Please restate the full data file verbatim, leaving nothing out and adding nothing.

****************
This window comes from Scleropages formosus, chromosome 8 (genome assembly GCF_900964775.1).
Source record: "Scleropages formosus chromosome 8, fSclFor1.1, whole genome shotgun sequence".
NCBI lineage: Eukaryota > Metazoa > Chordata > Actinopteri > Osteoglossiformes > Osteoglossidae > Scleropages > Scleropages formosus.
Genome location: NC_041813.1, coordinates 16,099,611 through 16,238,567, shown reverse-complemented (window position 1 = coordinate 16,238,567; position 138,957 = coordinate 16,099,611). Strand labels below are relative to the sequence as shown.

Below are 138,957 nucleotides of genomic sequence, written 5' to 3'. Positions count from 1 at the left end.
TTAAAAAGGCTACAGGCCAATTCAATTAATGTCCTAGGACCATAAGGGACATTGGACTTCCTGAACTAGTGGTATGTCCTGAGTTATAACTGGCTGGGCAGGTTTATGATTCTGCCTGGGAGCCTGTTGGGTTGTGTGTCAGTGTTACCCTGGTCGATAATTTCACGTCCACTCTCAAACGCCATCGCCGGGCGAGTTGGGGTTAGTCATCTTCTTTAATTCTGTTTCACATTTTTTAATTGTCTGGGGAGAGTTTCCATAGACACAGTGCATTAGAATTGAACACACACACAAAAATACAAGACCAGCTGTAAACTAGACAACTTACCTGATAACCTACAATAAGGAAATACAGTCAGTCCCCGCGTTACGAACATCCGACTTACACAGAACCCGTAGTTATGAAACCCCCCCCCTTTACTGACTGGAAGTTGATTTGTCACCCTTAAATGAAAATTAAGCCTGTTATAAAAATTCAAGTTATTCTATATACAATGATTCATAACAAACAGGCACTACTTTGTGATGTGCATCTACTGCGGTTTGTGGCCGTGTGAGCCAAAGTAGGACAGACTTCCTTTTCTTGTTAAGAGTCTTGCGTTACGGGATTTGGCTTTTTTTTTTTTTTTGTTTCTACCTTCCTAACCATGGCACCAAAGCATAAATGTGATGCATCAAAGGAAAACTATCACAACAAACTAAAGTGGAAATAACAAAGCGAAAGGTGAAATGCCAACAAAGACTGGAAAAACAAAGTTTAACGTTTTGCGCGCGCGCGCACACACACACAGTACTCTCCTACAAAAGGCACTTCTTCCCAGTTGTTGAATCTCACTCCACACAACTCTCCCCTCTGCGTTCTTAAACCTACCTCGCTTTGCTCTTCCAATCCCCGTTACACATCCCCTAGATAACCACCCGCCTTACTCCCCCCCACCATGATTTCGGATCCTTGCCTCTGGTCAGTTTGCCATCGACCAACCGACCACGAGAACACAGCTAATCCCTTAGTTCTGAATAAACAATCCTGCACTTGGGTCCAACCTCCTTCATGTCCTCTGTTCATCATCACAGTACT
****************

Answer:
This window comes from Scleropages formosus, chromosome 8 (genome assembly GCF_900964775.1).
Source record: "Scleropages formosus chromosome 8, fSclFor1.1, whole genome shotgun sequence".
NCBI lineage: Eukaryota > Metazoa > Chordata > Actinopteri > Osteoglossiformes > Osteoglossidae > Scleropages > Scleropages formosus.
Genome location: NC_041813.1, coordinates 16,099,611 through 16,238,567, shown reverse-complemented (window position 1 = coordinate 16,238,567; position 138,957 = coordinate 16,099,611). Strand labels below are relative to the sequence as shown.

Below are 138,957 nucleotides of genomic sequence, written 5' to 3'. Positions count from 1 at the left end.
TTAAAAAGGCTACAGGCCAATTCAATTAATGTCCTAGGACCATAAGGGACATTGGACTTCCTGAACTAGTGGTATGTCCTGAGTTATAACTGGCTGGGCAGGTTTATGATTCTGCCTGGGAGCCTGTTGGGTTGTGTGTCAGTGTTACCCTGGTCGATAATTTCACGTCCACTCTCAAACGCCATCGCCGGGCGAGTTGGGGTTAGTCATCTTCTTTAATTCTGTTTCACATTTTTTAATTGTCTGGGGAGAGTTTCCATAGACACAGTGCATTAGAATTGAACACACACACAAAAATACAAGACCAGCTGTAAACTAGACAACTTACCTGATAACCTACAATAAGGAAATACAGTCAGTCCCCGCGTTACGAACATCCGACTTACACAGAACCCGTAGTTATGAAACCCCCCCCCTTTACTGACTGGAAGTTGATTTGTCACCCTTAAATGAAAATTAAGCCTGTTATAAAAATTCAAGTTATTCTATATACAATGATTCATAACAAACAGGCACTACTTTGTGATGTGCATCTACTGCGGTTTGTGGCCGTGTGAGCCAAAGTAGGACAGACTTCCTTTTCTTGTTAAGAGTCTTGCGTTACGGGATTTGGCTTTTTTTTTTTTTTTGTTTCTACCTTCCTAACCATGGCACCAAAGCATAAATGTGATGCATCAAAGGAAAACTATCACAACAAACTAAAGTGGAAATAACAAAGCGAAAGGTGAAATGCCAACAAAGACTGGAAAAACAAAGTTTAACGTTTTGCGCGCGCGCGCACACACACACAGTACTCTCCTACAAAAGGCACTTCTTCCCAGTTGTTGAATCTCACTCCACACAACTCTCCCCTCTGCGTTCTTAAACCTACCTCGCTTTGCTCTTCCAATCCCCGTTACACATCCCCTAGATAACCACCCGCCTTACTCCCCCCCACCATGATTTCGGATCCTTGCCTCTGGTCAGTTTGCCATCGACCAACCGACCACGAGAACACAGCTAATCCCTTAGTTCTGAATAAACAATCCTGCACTTGGGTCCAACCTCCTTCATGTCCTCTGTTCATCATCACAGTACT